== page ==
“Look up, look up!—I am here,—I am here to save thee! Wilt thou deny to me thy sweet face? Truant, wouldst thou fly me still?”
“Fly thee!” she said, at last, and in a broken voice; “oh, if my thoughts wronged thee,—oh, if my dream, that awful dream, deceived,—kneel down with me, and pray for our child!” Then springing to her feet with a sudden impulse, she caught up the infant, and, placing it in his arms, sobbed forth, with deprecating and humble tones, “Not for my sake,—not for mine, did I abandon thee, but—”
“Hush!” said Zanoni; “I know all the thoughts that thy confused and struggling senses can scarcely analyse themselves. And see how, with a look, thy child answers them!”
And in truth the face of that strange infant seemed radiant with its silent and unfathomable joy. It seemed as if it recognised the father; it clung—it forced itself to his breast, and there, nestling, turned its bright, clear eyes upon Viola, and smiled.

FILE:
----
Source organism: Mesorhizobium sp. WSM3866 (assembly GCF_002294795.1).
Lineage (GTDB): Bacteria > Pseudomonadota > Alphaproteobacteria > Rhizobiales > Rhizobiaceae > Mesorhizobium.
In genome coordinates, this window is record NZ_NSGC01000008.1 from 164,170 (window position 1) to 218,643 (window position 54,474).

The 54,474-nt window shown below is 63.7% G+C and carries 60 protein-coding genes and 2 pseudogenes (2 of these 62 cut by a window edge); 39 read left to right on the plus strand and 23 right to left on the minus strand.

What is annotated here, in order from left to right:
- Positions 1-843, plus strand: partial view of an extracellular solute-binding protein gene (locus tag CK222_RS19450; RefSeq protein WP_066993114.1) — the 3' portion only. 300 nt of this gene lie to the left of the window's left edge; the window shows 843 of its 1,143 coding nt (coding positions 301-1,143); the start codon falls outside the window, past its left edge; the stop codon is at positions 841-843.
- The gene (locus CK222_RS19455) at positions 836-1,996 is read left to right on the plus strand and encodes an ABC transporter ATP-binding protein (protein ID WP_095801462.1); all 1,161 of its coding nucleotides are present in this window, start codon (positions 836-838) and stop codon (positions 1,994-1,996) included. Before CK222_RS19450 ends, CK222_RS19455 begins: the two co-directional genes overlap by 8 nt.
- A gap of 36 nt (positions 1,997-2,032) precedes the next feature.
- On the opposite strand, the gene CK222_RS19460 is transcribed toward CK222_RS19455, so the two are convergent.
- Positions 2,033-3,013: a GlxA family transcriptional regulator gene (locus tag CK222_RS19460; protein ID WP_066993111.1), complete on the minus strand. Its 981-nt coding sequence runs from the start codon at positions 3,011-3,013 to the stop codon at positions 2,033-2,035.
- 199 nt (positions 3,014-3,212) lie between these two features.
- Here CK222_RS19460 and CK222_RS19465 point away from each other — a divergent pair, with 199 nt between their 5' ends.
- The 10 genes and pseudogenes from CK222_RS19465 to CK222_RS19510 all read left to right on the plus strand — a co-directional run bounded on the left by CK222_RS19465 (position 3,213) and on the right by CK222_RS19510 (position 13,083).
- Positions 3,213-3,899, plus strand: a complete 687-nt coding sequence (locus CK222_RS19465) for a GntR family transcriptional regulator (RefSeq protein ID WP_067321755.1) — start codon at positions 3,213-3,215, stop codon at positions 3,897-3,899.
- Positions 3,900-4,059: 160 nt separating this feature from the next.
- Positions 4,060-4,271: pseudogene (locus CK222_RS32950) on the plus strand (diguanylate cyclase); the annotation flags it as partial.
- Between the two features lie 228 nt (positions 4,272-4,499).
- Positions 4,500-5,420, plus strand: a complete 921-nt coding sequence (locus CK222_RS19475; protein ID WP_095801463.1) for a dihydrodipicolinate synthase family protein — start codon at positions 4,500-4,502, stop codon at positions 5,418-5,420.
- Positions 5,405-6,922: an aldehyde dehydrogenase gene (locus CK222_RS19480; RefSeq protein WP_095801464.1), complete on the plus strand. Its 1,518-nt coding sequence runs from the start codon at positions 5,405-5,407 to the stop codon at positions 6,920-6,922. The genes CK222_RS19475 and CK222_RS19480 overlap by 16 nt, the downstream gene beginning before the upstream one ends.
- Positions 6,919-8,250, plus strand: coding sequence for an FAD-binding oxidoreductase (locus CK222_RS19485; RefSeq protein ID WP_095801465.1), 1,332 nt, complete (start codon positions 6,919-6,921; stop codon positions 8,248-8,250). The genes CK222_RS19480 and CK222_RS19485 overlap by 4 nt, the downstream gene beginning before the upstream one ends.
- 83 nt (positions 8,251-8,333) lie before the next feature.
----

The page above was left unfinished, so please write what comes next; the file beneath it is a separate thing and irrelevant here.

“Pray for my child!” said Zanoni, mournfully. “The thoughts of souls that would aspire as mine are All prayer!” And, seating himself by her side, he began to reveal to her some of the holier secrets of his lofty being. He spoke of the sublime and intense faith from which alone the diviner knowledge can arise,—the faith which, seeing the immortal everywhere, purifies and exalts the mortal that beholds, the glorious ambition that dwells not in the cabals and crimes of earth, but amidst those solemn wonders that speak not of men, but of God; of that power to abstract the soul from the clay which gives to the eye of the soul its subtle vision, and to the soul’s wing the unlimited realm; of that pure, severe, and daring initiation from which the mind emerges, as from death, into clear perceptions of its kindred with the Father-Principles of life and light, so that in its own sense of the Beautiful it finds its joy; in the serenity of its will, its power; in its sympathy with the youthfulness of the Infinite Creation, of which itself is an essence and a part, the secrets that embalm the very clay which they consecrate, and renew the strength of life with the ambrosia of mysterious and celestial sleep. And while he spoke, Viola listened, breathless. If she could not comprehend, she no longer dared to distrust. She felt that in that enthusiasm, self-deceiving or not, no fiend could lurk; and by an intuition, rather than an effort of the reason, she saw before her, like a starry ocean, the depth and mysterious beauty of the soul which her fears had wronged. Yet, when he said (concluding his strange confessions) that to this life within life and above life he had dreamed to raise her own, the fear of humanity crept over her, and he read in her silence how vain, with all his science, would the dream have been.